WUBBA LUBBA DUB DUB!

Review:

Over the last few years, Virtual Reality has become ubiquitous in the gaming industry initially piquing interest with gamers with the introduction of the Oculus and the HTC Vive offering initial games through the Steam platform, VIVE and the Oculus Rift. This was later followed by Sony through their PlayStation VR and soon other developers through Microsofts Mixed Reality Headset.

Which is why I decided to dive into the realm of VR by purchasing a VIVE and trying out the games available to the platform with great excitement.

One of the games I’ve been dying to get my hands on is Rick and Morty Virtual Rick-ality since I’m a big fan of the show and I was curious to explore the world through the lens of VR. I started the game with several questions in mind and these are:

 

  • What are the gameplay mechanics in VR
  • How would you build a game in the Rick and Morty universe?
  • How would you navigate in VR space
  • What are your goals?

The game starts by placing you in the living room, allowing you to explore, grab and analyze the objects in the room, without being able to move around the entire house. You start levels by inserting game disks into an old fashioned DVD player next to a tv screen, one of the levels I played introduced me as a “Clone Morty” a clone of Ricks assistant that’s expendable as Rick has me doing Laundry as the first task of the game, after which he decides to kill me and I respawn back to the garage after a few seconds in “Morty Purgatory” to do more tasks from Rick

From a standpoint the game basically has me doing tasks that Rick otherwise wouldn’t normally do. Change batteries, refill stuff, combine two objects, carry items and a lot more activities that sound like they would be done in the real world. But I rather had fun doing these activities because it introduced me to the capabilities of VR, where I can be able to interact with objects the same way I would in the real world. The only problem I have with the goals was that there was no sense of urgency.

I started the game with Rick telling me not to touch things in which I do and later realized I could actually not just touch objects in the room but I can interact with them in fun and odd ways.

Aside from the main goals that Rick tells me to do, the side rules are basically to explore the space and immerse myself in the Rick and Morty Universe.

Among the core rules of the game is that you can’t move away from the space you’re assigned to, so if I’m in the Garage, I’m in the Garage and I can’t go to the living room. This feels quite limiting as I want to explore the space as much as I want to.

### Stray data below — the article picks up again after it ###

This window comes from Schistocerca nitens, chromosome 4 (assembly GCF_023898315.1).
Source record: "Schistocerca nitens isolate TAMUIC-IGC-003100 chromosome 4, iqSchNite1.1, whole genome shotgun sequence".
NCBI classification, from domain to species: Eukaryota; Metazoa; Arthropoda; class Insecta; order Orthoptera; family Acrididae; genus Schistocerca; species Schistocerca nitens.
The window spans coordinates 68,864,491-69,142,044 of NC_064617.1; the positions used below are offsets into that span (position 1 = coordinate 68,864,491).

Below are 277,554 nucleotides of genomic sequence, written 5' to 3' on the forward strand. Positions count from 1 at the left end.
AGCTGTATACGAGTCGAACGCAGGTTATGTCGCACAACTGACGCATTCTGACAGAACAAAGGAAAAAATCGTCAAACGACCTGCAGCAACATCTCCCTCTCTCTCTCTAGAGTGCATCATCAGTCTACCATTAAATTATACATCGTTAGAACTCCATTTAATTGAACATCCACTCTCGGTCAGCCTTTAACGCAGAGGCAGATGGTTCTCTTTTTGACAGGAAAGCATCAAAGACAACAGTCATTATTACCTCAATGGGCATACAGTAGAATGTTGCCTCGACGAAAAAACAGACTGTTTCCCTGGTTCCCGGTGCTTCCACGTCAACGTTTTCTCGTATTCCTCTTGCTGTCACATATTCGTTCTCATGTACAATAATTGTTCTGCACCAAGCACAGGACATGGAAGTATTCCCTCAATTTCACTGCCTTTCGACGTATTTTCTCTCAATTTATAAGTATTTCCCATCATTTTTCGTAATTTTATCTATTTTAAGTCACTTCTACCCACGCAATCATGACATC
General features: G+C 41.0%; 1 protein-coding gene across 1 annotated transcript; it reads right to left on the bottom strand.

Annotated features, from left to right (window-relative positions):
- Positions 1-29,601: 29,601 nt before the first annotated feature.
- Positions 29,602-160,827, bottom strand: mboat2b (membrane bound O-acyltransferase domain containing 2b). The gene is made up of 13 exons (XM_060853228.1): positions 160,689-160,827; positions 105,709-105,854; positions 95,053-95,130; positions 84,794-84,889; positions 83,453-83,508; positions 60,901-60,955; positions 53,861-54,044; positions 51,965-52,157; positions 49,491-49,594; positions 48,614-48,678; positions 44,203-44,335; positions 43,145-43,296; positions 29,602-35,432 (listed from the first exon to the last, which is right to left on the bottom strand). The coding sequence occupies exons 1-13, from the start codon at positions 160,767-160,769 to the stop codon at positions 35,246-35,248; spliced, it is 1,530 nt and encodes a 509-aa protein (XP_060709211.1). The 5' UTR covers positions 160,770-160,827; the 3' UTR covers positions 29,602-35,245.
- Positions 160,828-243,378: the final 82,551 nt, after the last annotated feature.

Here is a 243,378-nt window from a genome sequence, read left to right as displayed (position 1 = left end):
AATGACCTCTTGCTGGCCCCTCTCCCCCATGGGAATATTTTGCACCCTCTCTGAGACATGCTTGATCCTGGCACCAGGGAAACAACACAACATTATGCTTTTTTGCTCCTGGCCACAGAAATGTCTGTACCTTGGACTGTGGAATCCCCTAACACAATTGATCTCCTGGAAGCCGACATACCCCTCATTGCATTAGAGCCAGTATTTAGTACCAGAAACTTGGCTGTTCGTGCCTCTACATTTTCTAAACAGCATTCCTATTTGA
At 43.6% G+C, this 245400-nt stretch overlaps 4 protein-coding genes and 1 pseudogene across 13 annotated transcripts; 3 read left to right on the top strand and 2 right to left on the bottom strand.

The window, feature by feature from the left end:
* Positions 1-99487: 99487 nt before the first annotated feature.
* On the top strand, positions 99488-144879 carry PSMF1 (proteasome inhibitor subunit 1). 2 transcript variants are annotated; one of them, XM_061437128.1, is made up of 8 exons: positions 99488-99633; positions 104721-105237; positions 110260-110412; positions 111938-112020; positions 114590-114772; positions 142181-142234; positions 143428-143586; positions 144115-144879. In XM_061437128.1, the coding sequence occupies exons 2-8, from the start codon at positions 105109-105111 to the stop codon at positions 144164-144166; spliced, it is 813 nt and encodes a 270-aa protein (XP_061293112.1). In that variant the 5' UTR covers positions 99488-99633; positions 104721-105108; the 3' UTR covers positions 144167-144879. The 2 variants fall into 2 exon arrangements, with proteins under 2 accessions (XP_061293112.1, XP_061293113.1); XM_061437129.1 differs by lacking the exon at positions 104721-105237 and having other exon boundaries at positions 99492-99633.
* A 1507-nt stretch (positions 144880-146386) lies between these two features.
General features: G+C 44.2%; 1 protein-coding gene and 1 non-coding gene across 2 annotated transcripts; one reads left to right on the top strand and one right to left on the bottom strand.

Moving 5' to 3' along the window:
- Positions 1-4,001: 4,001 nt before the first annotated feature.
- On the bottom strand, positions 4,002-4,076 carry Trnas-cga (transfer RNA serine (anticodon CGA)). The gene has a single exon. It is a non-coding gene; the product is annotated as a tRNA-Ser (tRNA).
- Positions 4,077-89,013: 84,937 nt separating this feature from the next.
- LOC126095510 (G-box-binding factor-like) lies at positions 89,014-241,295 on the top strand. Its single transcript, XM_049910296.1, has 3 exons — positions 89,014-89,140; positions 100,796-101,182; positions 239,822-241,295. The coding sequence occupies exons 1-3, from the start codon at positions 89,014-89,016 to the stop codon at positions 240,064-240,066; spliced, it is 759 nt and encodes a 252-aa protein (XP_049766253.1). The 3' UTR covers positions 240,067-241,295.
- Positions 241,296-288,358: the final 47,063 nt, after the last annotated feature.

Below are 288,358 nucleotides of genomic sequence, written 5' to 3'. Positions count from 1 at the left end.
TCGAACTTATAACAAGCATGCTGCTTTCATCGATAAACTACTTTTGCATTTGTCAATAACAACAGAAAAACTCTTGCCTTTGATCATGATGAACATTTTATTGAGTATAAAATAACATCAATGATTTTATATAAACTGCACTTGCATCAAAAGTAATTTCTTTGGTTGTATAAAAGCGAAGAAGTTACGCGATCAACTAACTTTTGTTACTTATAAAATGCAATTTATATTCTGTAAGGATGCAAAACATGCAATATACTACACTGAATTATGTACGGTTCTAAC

Play action for this game ranges from

  • Visible, which is whats obviously stated by Rick
  • Hidden, where there are odd little quirks, like breaking a glass and stabbing yourself would bring you back to Morty Purgatory or drink liquid soap would cause your character to puke.

Most of the challenges in the game are quite rudimentary, where doing laundry, requires you to find soap, charging batteries require you to find batteries and the charger. They’re more of mini quests within a limited space, but what makes them engaging is that they exist in VR space, letting you lose yourself as you play the game.

The mechanics to solve these challenges are initially introduced to you in the form of tutorials of discovery, however, due to the varieties of combinations, it’s easy to miss a tutorial mechanic early in the game which would lead to problems in solving puzzles outside the tutorial paradigm.

Plus the Rick through the phone watch isn’t really all that helpful.

Despite the game itself existing in the Rick and Morty universe where most of the time the show tries to subvert tropes and introduce 4th wall breaking, the game itself doesn’t do much of that as compared to other games like the Stanley Parable. The game basically lets you do meaningless goals which are just day to day chores in the real world often by which Rick is trying to prove, that their world isn’t as much different compared to yours, only that they have portals and the chores exist in different dimensions.

At the end, this game would be great to recommend to a Rick and Morty fan but not someone who is new to the series.

It’s also a great game to introduce someone to the world of VR but I don’t feel too convinced it’s one of the good games to introduce someone to VR 100% of the time. So yeah Rick and Morty Virtual Rickality is immersive as I did the chores and odd tasks but after awhile I wanted to leave the game and not do anything anymore.

Tagged: and, class, course, design, game, morty, of, parsons, review, rick, rickality, school, student, virtual